Despite his love for it, James Cagney didn't get to sing and dance a whole lot in the movies. Warners wanted him to be a gangster and nothing but with very few exceptions. So of course when Cagney got the chance to be a song-and-dance man, he ran, uh, danced with it. One of those … Continue reading Cagney the Rogue
They say that truth is stranger than fiction, and some life experiences beg to be made into stories. Mister Roberts is one of those. Originally a novel by Thomas Heggen, it was published in 1946, premiered as a play in 1948, and released as a film in 1955. The story takes place very late in the war. … Continue reading Stage To Screen: Mister Roberts
Here's the first of three Broadway biopics. My dad is going to be so proud of me for this one. In 2017's National Classic Movie Day post, I mentioned that my family has watched Yankee Doodle Dandy every year on the Fourth of July since the eighties. Well, my dad still does, but the rest of us … Continue reading The Man Who Owns Broadway
Miss Bette's back, y'all... We all know how studios liked certain stars in certain roles. It streamlined the whole casting process to know who could play gangsters, or high society types, or ingenues. Every once in a while, though, studios did color outside the lines, and one example of that is 1941's The Bride Came C.O.D. A … Continue reading Amarillo Or Bust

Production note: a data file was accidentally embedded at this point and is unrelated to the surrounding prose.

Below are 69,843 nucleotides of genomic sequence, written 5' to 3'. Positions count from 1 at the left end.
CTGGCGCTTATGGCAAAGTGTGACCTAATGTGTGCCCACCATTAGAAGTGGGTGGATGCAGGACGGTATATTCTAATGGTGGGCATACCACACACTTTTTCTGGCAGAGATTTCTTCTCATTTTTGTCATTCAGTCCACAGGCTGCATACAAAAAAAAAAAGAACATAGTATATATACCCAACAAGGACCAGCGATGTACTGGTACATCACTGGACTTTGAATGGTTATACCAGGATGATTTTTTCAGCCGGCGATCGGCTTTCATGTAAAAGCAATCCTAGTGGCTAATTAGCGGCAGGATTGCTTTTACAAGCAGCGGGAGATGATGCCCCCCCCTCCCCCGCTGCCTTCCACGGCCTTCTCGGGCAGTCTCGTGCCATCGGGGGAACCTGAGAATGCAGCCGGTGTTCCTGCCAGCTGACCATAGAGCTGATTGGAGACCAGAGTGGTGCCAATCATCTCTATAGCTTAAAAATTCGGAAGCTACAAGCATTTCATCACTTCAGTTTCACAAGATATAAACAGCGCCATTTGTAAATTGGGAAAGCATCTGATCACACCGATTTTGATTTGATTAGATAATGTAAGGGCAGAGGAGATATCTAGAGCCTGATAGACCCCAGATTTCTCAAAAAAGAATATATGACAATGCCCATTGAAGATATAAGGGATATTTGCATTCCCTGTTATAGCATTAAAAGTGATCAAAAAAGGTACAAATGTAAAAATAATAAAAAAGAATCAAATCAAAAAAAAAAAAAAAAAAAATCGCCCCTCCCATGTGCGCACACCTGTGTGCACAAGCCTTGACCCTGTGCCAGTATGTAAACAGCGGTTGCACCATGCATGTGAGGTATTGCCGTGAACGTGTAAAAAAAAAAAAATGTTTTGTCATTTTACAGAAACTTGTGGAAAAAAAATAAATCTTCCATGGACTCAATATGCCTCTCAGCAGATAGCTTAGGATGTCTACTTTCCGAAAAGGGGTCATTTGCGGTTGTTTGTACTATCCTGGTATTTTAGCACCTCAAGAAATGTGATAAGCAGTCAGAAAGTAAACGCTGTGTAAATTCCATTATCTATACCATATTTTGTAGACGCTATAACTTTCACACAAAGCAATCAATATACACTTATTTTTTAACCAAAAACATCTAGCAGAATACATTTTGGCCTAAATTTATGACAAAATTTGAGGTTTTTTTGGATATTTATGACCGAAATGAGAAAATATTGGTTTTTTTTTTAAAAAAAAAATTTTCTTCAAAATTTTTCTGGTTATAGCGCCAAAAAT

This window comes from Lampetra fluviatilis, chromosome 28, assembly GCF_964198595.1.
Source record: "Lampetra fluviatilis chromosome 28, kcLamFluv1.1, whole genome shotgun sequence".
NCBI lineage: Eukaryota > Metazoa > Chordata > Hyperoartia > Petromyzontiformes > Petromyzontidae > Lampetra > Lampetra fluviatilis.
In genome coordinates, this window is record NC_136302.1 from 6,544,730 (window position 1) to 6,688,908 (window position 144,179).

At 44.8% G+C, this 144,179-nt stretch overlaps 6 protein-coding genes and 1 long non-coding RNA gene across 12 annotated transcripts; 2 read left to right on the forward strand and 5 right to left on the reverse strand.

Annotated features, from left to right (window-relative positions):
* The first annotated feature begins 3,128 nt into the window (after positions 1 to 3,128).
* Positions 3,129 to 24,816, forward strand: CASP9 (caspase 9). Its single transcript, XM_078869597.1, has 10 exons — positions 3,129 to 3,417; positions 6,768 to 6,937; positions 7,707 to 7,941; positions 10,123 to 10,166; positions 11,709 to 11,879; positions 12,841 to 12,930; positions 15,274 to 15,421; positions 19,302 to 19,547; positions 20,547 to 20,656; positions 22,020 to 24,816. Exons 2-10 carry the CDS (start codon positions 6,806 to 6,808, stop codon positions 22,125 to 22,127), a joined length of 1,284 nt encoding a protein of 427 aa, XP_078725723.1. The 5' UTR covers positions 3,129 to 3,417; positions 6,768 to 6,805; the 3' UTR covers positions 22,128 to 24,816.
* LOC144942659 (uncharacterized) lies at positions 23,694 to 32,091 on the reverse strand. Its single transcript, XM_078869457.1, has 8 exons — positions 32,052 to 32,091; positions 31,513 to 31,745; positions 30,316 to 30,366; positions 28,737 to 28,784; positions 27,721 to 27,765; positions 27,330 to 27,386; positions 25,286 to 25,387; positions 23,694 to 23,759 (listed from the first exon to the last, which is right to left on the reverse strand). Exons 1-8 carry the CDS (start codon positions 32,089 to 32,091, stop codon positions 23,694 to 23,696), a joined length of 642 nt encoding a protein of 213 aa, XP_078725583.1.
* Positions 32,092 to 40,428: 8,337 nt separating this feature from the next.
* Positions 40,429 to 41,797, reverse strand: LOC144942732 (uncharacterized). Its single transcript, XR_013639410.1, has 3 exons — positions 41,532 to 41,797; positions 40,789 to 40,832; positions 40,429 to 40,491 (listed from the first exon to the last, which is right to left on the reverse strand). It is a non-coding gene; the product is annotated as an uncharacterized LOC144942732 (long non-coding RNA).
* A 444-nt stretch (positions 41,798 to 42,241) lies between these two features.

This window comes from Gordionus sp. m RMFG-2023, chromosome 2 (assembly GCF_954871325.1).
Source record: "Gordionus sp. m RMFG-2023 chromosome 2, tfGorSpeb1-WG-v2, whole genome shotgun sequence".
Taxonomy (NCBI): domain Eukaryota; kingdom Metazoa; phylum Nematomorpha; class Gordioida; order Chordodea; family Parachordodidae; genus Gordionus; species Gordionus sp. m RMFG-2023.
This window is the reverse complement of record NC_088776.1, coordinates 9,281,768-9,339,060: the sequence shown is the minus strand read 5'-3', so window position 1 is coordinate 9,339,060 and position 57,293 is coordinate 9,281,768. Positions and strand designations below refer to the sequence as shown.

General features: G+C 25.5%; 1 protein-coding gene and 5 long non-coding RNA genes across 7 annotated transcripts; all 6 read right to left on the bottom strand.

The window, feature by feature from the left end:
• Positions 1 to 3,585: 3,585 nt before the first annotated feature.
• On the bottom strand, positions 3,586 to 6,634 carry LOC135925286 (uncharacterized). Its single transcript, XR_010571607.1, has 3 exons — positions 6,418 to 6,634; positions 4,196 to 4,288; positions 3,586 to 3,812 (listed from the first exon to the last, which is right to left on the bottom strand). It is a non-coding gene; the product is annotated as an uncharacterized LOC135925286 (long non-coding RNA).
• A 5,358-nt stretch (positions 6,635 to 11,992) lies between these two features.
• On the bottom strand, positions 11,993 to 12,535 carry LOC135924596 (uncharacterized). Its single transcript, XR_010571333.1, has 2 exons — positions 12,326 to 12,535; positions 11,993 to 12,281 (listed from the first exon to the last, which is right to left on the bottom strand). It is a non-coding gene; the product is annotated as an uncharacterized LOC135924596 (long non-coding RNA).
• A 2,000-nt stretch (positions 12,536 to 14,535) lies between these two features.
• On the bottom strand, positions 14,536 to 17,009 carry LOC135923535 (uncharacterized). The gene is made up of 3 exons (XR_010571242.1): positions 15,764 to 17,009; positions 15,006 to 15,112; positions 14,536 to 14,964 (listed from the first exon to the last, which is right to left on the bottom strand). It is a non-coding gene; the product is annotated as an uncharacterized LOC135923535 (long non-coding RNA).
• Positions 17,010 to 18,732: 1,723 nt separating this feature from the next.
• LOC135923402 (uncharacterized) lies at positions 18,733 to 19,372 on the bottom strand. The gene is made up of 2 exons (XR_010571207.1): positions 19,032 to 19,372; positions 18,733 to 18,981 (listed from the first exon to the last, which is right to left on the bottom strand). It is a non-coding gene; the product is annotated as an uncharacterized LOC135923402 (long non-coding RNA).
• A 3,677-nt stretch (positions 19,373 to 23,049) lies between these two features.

Happy Independence Day to all my American readers! Hope you like Aurora’s new post as much as I did. 🙂
A special post honoring Independence Day with Screen Guild Theater radio adaptations of three patriotic classic movies. Enjoy!
Yankee Doodle Dandy
Starring: James Cagney, Joan Leslie, Walter Huston, Jeanne Cagney, Richard Whorf, S.C. Sokol, Charles Irwin
A Yank in the R.A.F.
Starring: Tyrone Power, Betty Grable, John Sutton, Pat O’Malley
Take a Letter, Darling
Starring: Rosalind Russell, Cary Grant (in the part played by Fred MacMurray in the film version) and Edward Everett Johnson
The Guild, Gulf Oil and CBS bring The Screen Guild Show to the air:
The Gulf Oil Corporation sponsored the first four seasons of The Screen Guild Show – from 1939 to the Summer of 1942. The program was called The Gulf Screen Guild Show for its first season, and The Gulf Screen Guild Theatre for Seasons Two through Four. The reasoning for the name change was simply a natural progression in the type of productions…
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It's National Classic Movie Day again, and Rick has another question for us bloggers: Which five stars are your favorite? Eeeep. That's even tougher than last year's challenge. Anyone who's an old film lover knows there's so much to like about the Golden Age. Me, I always enjoy watching the repartee between Katharine Hepburn and … Continue reading On One Hand: My Five Favorite Classic Stars